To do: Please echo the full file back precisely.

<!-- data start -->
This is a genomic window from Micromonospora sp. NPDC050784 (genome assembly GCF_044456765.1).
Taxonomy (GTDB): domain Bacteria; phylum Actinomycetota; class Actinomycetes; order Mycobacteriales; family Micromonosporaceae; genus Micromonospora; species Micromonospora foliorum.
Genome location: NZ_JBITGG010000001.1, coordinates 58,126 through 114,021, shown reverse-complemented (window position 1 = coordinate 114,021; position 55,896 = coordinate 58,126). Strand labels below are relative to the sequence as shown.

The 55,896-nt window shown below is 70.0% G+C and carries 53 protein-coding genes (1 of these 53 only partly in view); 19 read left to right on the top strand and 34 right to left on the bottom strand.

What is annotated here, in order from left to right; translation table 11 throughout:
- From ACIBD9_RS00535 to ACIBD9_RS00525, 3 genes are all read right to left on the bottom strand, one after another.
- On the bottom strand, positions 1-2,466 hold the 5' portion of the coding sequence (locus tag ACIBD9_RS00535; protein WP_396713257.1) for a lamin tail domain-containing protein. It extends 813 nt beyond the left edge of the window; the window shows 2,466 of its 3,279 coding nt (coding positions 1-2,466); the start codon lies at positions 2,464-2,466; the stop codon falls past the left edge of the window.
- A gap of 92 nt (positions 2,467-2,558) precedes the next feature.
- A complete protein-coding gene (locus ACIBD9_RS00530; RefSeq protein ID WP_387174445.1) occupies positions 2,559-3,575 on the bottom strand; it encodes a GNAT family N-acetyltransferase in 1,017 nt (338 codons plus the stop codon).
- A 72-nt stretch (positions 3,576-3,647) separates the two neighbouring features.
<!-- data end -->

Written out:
This is a genomic window from Micromonospora sp. NPDC050784 (genome assembly GCF_044456765.1).
Taxonomy (GTDB): domain Bacteria; phylum Actinomycetota; class Actinomycetes; order Mycobacteriales; family Micromonosporaceae; genus Micromonospora; species Micromonospora foliorum.
Genome location: NZ_JBITGG010000001.1, coordinates 58,126 through 114,021, shown reverse-complemented (window position 1 = coordinate 114,021; position 55,896 = coordinate 58,126). Strand labels below are relative to the sequence as shown.

The 55,896-nt window shown below is 70.0% G+C and carries 53 protein-coding genes (1 of these 53 only partly in view); 19 read left to right on the top strand and 34 right to left on the bottom strand.

What is annotated here, in order from left to right; translation table 11 throughout:
- From ACIBD9_RS00535 to ACIBD9_RS00525, 3 genes are all read right to left on the bottom strand, one after another.
- On the bottom strand, positions 1-2,466 hold the 5' portion of the coding sequence (locus tag ACIBD9_RS00535; protein WP_396713257.1) for a lamin tail domain-containing protein. It extends 813 nt beyond the left edge of the window; the window shows 2,466 of its 3,279 coding nt (coding positions 1-2,466); the start codon lies at positions 2,464-2,466; the stop codon falls past the left edge of the window.
- A gap of 92 nt (positions 2,467-2,558) precedes the next feature.
- A complete protein-coding gene (locus ACIBD9_RS00530; RefSeq protein ID WP_387174445.1) occupies positions 2,559-3,575 on the bottom strand; it encodes a GNAT family N-acetyltransferase in 1,017 nt (338 codons plus the stop codon).
- A 72-nt stretch (positions 3,576-3,647) separates the two neighbouring features.